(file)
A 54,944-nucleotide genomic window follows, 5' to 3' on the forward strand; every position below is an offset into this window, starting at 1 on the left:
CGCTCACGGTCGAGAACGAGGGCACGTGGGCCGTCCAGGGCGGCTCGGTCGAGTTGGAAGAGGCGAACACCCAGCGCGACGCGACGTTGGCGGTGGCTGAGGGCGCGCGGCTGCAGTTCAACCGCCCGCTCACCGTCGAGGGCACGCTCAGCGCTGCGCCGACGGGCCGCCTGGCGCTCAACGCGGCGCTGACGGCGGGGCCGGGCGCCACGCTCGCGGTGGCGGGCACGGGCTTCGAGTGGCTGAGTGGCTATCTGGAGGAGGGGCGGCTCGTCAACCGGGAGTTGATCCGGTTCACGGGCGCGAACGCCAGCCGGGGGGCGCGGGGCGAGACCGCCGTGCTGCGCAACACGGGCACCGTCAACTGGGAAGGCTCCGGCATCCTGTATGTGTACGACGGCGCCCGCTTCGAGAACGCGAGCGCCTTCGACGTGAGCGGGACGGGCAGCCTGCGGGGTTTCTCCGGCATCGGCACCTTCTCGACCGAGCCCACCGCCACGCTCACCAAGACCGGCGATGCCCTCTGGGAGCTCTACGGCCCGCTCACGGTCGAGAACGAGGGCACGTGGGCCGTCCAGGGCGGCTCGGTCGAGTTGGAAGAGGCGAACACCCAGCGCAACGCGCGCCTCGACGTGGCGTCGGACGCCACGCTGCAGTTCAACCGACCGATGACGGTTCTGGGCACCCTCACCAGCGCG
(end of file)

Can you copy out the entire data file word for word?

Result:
A 54,944-nucleotide genomic window follows, 5' to 3' on the forward strand; every position below is an offset into this window, starting at 1 on the left:
CGCTCACGGTCGAGAACGAGGGCACGTGGGCCGTCCAGGGCGGCTCGGTCGAGTTGGAAGAGGCGAACACCCAGCGCGACGCGACGTTGGCGGTGGCTGAGGGCGCGCGGCTGCAGTTCAACCGCCCGCTCACCGTCGAGGGCACGCTCAGCGCTGCGCCGACGGGCCGCCTGGCGCTCAACGCGGCGCTGACGGCGGGGCCGGGCGCCACGCTCGCGGTGGCGGGCACGGGCTTCGAGTGGCTGAGTGGCTATCTGGAGGAGGGGCGGCTCGTCAACCGGGAGTTGATCCGGTTCACGGGCGCGAACGCCAGCCGGGGGGCGCGGGGCGAGACCGCCGTGCTGCGCAACACGGGCACCGTCAACTGGGAAGGCTCCGGCATCCTGTATGTGTACGACGGCGCCCGCTTCGAGAACGCGAGCGCCTTCGACGTGAGCGGGACGGGCAGCCTGCGGGGTTTCTCCGGCATCGGCACCTTCTCGACCGAGCCCACCGCCACGCTCACCAAGACCGGCGATGCCCTCTGGGAGCTCTACGGCCCGCTCACGGTCGAGAACGAGGGCACGTGGGCCGTCCAGGGCGGCTCGGTCGAGTTGGAAGAGGCGAACACCCAGCGCAACGCGCGCCTCGACGTGGCGTCGGACGCCACGCTGCAGTTCAACCGACCGATGACGGTTCTGGGCACCCTCACCAGCGCG